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Episode 118 of The Drunken Odyssey, your favorite podcast about creative writing and literature is available on iTunes, or right click here to download.

In this week’s episode, I interview the verse novelist Holly Thompson,

Holly Thompson

Plus Laryssa Wirstiuk writes about how Jonathan Saffron Foer’s Eating Animals changed her life.

Laryssa Wirstiuk

TEXTS DISCUSSED

The Language Inside

Eating Animals

NOTES

Check out Functionally Literate Radio, which on the latest episode features my essay, “I Heart Smokey and the Bandit.”

From the Facebook page of Bob Lamb (episode 40), in regard to his informal “Worst First Sentence of a Bad Novel Contest”:

Okay, final verdict is in. First place–John King, although one of the judges worried that it was so funny that it could be used as the first sentence of a comic masterpiece rather than a bad novel. Yet, its originality, the sudden twists and turns of inspired lunacy, and the supermarket imagery cleverly woven into a surreal scene so impressed the judges that it really was no contest. Second place went to Steve Edwards–his economy, precision, and repetition of really bad metaphors obviously made his entry a powerful one, and the final metaphor of the peach pit as a tiny wooden brain had a certain je ne sais quois that evoked a peal of delightful revulsion. Third place went to Bob Lamb–although an unoriginal mockery of standard noir detective fiction a la Hammett, the judges felt that it’s his goddamned contest and he ought to get some sort of a prize, especially given his fragile psyche and penchant for violence. The judges also awarded a distinguished parody prize to Eric Link for his brilliant satire of Hemingway writing a zombie novel. Although not technically a bad first sentence of a bad novel, and even though the judges could see this turning into a great parody of Hemingway and zombie fiction, they felt it was more appropriate for the old “Bad Hemingway” contest that used to run annually. Another entry, by Elizabeth Stuckey-French, was simply way too interesting and good to fit a bad first sentence contest. This often occurs when a real writer tries to write a bad sentence–their talent turns it into a sentence with potential. The judges found themselves wanting to read more, which is always a sign that your first sentence is not truly bad. The gutless wonder award goes to Mike Cocchiarale, who caused Bob Lamb to write concluding sentences to his bad novel, and then did not even participate. The judges felt that although Mr. Cocchiarale is an avid sports fan from Cleveland, and thus hopelessly trapped in a world of pain and confusion, he should have at least tried and failed, not unlike his beloved Browns. Lou Hickman and Tim Reynolds have been disqualified for cheating, and have received a five-year ban from participating in the contest. A warrant has been issued for the arrest of Kip Robisch, for his disruptive actions on this thread, and we expect to have him in custody shortly. We are working with law enforcement and immigration to have him deported.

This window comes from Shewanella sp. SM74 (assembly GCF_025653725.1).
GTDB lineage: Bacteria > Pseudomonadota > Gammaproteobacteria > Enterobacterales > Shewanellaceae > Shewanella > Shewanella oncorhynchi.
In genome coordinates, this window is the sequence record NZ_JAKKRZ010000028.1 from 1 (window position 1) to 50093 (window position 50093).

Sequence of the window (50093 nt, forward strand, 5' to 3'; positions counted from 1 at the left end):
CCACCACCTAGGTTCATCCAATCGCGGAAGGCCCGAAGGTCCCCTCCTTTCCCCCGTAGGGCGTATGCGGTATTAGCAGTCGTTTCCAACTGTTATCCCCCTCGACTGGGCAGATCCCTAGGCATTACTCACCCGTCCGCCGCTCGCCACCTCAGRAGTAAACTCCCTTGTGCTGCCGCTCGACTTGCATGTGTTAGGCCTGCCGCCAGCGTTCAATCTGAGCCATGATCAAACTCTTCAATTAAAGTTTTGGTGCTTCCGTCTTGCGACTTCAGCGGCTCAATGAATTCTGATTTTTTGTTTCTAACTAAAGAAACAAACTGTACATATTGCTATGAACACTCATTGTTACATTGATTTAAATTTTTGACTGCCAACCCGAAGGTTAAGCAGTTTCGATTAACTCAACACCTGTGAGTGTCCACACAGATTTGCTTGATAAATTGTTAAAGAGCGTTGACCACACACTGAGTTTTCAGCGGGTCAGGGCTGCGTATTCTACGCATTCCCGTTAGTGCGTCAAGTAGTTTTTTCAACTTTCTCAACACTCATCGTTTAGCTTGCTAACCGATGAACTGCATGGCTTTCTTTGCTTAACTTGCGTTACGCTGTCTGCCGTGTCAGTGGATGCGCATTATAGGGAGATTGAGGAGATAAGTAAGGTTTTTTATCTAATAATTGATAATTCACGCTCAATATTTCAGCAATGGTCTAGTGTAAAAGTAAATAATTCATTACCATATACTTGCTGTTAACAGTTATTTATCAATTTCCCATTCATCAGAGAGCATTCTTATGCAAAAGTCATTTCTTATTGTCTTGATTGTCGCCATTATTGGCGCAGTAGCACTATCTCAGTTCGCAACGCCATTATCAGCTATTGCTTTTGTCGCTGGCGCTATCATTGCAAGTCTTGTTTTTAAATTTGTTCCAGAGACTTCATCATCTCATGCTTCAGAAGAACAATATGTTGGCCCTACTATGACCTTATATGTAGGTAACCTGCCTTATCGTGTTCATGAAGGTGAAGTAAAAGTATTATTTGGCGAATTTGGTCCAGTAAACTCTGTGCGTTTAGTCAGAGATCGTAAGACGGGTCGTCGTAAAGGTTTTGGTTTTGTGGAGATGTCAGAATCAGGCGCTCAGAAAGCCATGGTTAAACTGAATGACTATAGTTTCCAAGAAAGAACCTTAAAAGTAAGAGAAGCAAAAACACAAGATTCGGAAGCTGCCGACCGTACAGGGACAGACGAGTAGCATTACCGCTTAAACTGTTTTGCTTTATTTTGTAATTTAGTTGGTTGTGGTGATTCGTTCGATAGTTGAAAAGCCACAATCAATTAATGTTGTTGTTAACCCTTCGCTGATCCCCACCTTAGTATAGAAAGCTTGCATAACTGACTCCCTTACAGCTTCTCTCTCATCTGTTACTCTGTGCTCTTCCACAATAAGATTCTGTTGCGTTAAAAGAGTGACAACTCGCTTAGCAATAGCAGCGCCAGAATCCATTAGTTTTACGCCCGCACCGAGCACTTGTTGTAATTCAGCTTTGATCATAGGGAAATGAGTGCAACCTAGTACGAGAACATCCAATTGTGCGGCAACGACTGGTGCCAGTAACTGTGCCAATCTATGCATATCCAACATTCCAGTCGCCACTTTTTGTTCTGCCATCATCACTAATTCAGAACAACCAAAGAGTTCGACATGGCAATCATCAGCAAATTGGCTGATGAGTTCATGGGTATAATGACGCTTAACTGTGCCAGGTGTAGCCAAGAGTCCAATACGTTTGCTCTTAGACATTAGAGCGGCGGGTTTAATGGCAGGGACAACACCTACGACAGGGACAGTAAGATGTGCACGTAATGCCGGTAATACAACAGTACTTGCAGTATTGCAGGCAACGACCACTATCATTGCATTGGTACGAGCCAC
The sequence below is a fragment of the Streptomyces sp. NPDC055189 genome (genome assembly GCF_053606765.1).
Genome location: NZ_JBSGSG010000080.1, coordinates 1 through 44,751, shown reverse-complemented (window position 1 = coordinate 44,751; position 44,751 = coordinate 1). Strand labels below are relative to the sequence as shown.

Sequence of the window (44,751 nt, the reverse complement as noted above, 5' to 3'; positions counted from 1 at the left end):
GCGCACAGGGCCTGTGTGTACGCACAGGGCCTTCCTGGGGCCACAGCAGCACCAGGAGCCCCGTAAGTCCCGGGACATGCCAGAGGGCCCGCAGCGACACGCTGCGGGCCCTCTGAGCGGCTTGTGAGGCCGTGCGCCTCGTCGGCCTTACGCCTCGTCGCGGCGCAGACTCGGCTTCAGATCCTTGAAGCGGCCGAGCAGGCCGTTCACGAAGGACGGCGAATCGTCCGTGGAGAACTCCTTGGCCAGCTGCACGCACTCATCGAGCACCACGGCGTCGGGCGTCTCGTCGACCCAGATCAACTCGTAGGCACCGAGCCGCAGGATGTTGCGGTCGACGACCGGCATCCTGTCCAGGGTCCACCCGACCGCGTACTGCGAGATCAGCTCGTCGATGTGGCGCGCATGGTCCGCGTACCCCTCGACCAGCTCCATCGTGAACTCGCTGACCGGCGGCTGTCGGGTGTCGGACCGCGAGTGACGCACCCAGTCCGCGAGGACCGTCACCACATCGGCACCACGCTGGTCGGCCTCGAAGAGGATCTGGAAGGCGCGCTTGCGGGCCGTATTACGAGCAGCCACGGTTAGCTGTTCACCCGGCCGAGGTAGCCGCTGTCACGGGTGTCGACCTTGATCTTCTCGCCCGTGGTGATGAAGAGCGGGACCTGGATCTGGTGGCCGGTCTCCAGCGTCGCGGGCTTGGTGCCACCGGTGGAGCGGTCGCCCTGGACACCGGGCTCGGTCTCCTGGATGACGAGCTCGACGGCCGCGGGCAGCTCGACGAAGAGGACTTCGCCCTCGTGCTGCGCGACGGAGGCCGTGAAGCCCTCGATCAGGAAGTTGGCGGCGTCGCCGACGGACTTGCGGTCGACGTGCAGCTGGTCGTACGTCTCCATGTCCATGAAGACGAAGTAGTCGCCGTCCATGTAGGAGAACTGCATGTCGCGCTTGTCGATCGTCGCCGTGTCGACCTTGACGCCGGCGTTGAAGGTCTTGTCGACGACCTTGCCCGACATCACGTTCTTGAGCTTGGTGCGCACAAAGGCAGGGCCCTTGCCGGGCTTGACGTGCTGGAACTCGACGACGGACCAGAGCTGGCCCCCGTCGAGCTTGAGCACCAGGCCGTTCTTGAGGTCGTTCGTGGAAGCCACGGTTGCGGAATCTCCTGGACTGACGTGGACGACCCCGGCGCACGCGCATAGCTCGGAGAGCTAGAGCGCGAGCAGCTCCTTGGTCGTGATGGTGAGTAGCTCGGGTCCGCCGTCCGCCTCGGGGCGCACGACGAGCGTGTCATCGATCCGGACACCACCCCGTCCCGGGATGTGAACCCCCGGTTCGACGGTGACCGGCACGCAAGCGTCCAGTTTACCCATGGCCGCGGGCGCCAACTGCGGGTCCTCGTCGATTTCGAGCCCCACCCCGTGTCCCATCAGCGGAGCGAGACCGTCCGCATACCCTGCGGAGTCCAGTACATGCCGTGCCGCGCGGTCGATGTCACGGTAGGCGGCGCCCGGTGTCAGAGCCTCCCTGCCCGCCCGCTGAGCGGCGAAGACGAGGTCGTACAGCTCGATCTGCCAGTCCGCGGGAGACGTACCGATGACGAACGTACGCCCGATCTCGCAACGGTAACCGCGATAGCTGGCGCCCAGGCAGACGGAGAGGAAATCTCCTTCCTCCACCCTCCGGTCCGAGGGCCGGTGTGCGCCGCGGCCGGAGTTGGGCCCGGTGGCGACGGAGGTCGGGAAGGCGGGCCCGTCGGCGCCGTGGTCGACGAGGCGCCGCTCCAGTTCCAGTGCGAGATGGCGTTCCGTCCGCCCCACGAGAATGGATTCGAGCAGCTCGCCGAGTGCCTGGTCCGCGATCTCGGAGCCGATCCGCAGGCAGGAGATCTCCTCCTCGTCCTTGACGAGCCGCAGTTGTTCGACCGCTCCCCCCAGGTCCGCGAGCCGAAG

And here was my winning entry:

When the were-pigs, gibbering in their porcine poetry and slapping the ground with their by-now clawed hooves, overran the supermarket, heaving their fleshy forms over the aisles of Cel-Ray sodas and bread and chick-peas, Clem knew that he better put down his inventory forms and drag the crossbow out of the safe again, but an icy sliver of revulsion, fear, and longing penetrated his spine, and he stood in front of the office window, watching the sounder below careen over the black and white tiles, demolishing the glass doors of the frozen food aisles, before their leader jumped onto the conveyor belt of check out line #7, and stared directly at him with wolf-like eyes, as if the giant porker was preparing to speak.

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Episode 118 of The Drunken Odyssey, your favorite podcast about creative writing and literature is available on iTunes, or right click here to download.

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